There’s definitely operational risk in scaling the business. It’s a difficult task, but it’s not impossible: other manufacturers have done it previously, so it’s not a stretch to believe Tesla can figure it out (especially after having launched 3 cars, each with their own issues, before truly going mass market).
But I don’t think it’s fair to say that other manufacturers are perfect — or, at least, better than Tesla. There have been numerous high-profile defects recently that have been far more dangerous than the issues Tesla has seen: Takata airbags, GM ignition switch defects. That’s not to say Tesla will be perfect going forward, but that as far as quality control is concerned, without actual data about defect rates (and the severity of defects) it will be tough to get to a robust conclusion about whether Tesla is better or worse than others.
That aside, solving defects and supply chain issues is easier the task other manufacturers face: of building cars on a different axis of competition from the one that has prevailed for 100 years and exploring alternative business models concurrently. Tesla is wrangling with its suppliers and partners; other manufacturers are fighting their own organizations.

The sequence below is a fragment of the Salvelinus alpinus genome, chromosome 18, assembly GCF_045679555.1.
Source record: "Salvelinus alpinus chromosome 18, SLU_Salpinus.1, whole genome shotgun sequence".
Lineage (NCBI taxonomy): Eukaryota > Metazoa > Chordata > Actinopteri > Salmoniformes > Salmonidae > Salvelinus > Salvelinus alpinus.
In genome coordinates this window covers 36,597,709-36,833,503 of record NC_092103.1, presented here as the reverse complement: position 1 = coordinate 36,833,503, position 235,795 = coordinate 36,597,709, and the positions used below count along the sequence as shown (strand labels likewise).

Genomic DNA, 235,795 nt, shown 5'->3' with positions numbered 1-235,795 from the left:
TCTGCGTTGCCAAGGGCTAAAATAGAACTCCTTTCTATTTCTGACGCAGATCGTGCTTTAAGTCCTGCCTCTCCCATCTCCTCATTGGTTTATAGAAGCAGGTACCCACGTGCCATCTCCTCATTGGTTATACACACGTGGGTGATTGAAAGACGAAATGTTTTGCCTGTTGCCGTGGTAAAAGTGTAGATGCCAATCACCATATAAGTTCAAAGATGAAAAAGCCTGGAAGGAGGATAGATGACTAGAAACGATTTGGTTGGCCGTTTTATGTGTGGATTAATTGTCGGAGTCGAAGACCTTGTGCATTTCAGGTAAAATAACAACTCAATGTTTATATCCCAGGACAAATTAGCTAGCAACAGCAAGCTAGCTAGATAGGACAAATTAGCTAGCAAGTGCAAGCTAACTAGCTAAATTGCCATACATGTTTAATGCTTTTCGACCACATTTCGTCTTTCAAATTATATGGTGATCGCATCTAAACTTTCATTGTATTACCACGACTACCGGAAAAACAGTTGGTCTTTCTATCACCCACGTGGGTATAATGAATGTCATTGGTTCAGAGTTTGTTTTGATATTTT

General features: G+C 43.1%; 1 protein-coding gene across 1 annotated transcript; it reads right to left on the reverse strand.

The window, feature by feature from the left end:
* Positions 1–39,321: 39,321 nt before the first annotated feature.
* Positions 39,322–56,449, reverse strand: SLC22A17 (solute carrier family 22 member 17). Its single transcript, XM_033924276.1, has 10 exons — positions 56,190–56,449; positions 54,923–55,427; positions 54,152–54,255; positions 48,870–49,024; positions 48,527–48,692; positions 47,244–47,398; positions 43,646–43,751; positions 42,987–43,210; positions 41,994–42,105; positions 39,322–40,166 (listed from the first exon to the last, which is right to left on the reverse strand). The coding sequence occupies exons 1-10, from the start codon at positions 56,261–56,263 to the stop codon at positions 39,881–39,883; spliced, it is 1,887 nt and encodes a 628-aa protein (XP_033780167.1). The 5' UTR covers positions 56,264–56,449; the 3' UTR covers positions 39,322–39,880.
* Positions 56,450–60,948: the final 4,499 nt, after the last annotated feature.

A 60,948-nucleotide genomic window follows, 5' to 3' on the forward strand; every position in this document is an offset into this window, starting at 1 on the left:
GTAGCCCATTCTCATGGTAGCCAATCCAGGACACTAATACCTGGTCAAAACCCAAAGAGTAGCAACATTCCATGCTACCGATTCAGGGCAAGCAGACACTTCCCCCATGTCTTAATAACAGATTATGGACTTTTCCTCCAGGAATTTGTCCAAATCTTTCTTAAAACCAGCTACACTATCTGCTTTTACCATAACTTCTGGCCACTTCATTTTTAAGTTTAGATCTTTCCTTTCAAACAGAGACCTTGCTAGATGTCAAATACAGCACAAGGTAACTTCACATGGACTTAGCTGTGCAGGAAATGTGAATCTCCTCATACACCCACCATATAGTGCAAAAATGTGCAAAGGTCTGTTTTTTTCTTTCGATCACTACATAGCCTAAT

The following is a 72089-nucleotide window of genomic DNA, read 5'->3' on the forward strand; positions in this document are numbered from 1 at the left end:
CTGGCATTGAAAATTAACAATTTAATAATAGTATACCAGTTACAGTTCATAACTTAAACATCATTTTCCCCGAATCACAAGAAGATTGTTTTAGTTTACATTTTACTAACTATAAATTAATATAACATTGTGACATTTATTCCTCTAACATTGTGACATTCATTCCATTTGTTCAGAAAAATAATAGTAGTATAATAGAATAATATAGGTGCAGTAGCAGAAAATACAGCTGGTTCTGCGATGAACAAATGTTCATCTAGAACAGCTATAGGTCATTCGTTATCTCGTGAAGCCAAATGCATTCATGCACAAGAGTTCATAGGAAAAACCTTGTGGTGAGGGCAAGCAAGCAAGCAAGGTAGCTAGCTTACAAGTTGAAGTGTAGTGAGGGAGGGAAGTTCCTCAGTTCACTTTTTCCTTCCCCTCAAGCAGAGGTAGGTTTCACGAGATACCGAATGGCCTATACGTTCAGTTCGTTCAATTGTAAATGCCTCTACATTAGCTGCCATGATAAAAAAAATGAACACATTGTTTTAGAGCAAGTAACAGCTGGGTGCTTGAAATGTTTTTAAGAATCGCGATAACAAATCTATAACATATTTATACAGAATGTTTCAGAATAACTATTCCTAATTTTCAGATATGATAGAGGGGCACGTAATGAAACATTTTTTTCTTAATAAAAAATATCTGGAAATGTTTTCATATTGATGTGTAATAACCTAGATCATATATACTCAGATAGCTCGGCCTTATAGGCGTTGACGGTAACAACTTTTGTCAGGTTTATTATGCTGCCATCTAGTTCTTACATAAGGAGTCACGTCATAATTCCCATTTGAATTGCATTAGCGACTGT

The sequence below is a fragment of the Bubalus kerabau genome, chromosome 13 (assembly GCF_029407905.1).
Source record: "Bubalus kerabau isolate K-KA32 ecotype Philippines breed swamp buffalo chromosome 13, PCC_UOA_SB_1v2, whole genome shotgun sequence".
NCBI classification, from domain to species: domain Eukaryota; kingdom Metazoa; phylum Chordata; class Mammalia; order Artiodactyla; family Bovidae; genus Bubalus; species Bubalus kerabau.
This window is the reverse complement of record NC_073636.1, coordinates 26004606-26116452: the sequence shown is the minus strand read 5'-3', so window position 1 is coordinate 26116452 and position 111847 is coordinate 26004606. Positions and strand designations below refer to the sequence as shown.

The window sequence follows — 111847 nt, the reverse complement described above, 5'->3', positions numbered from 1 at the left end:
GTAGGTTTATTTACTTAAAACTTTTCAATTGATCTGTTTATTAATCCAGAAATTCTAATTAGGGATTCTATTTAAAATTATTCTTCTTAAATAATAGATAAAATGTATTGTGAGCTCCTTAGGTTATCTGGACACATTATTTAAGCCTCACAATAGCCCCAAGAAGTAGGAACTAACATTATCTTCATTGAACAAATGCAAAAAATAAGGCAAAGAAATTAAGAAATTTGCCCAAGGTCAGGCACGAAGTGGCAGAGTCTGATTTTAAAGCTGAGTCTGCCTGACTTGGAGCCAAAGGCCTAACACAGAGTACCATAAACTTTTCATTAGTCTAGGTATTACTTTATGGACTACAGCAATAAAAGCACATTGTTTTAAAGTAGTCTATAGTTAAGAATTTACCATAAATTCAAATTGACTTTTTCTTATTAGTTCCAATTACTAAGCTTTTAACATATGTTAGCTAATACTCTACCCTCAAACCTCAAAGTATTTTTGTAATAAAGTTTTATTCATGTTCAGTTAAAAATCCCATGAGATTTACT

With regard to scaling and the cash/supply chain problems it may entail: so far Tesla has mitigated this by collecting cash in advance via pre-orders, which has helped them build capacity and inventory. Because of the level of demand for their cars so far, they’ve been able to produce cars on a just-in-time model while keeping their factories at more or less full capacity. But it’s also unclear how long they can sustain demand at this level, or what happens if/when demand drops below their production rate. (Build out a fleet of self-driving cars for on-demand? Some unknown operating trick that allows them to either reallocate slack capacity quickly to products where it’s needed or reduce it to a bare minimum cost level? I’m not sure.)
Cars are a seriously tough business. Thanks for shedding more light on it!